Why Toothpaste Makes Things Like Orange Juice Taste So Awful
Orange juice can be great at breakfast, unless you just brushed your teeth. Why is that? Read on to find out! Thanks for visiting us at Saddle Rock Pediatric Dentistry of Aurora, CO. Enjoy reading!
You may think it might be the common mint flavor of toothpaste clashing with other flavors, but in the case of orange juice and many other things, this isn’t actually what’s going on. The culprit here is thought to be two compounds almost universally added to toothpastes -sodium lauryl sulfate and sodium lauryl ether sulfate, which are anionic surfactants, meaning they lower the surface tension of water.
Why is that desirable in toothpaste? Because it works as something of a detergent, and makes the toothpaste foam to help it spread around inside your mouth easier. Besides any cleaning effect, this has the by-product of making you feel like the toothpaste is doing something, which toothpaste manufacturers have found to be a great way to get people to buy more of their toothpaste.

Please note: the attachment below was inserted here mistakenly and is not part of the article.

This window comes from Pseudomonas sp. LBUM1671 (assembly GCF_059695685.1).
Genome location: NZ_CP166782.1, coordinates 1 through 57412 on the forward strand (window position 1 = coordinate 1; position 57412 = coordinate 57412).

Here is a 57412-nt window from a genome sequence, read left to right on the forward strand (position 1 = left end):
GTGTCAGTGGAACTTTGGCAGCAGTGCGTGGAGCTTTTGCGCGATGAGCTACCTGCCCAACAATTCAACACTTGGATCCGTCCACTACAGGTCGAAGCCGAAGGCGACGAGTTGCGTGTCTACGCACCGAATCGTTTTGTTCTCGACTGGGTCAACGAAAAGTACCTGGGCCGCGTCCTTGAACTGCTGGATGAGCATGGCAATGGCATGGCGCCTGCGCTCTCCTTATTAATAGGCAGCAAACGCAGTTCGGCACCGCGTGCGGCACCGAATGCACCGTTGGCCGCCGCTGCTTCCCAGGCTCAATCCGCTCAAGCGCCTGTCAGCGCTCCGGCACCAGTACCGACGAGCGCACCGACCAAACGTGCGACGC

Mint is added to toothpaste for this same reason, as it leaves your mouth feeling cool, clean, and fresh, particularly if it’s well distributed throughout your mouth.
As Tracy Sinclair, one-time brand manager at Oral-B stated in the book The Power of Habit, by Charles Duhigg,
“Consumers need some kind of signal that a product is working. We can make toothpaste taste like anything — blueberries, green tea — and as long as it has a cool tingle, people feel like their mouth is clean. The tingling doesn’t make the toothpaste work any better. It just convinces people it’s doing the job.”
(Interestingly enough, besides any real cleaning effect, sodium lauryl sulfate is added to shampoo for similar marketing reasons, as people perceive that foaming shampoo works better than non-foaming, whether a particular brand’s foaming shampoo actually cleans better than some other non-foaming shampoo or not.)
Back to your taste-buds -the sodium lauryl sulfate interacts with your sweet taste receptors, making them less sensitive, and thus dulling the sweet flavor. In addition to that, it also destroys phospholipids in your mouth, which are compounds that have the same type of effect sodium lauryl sulfate has on sweet taste buds, except the phospholipids dampen your bitter taste buds.
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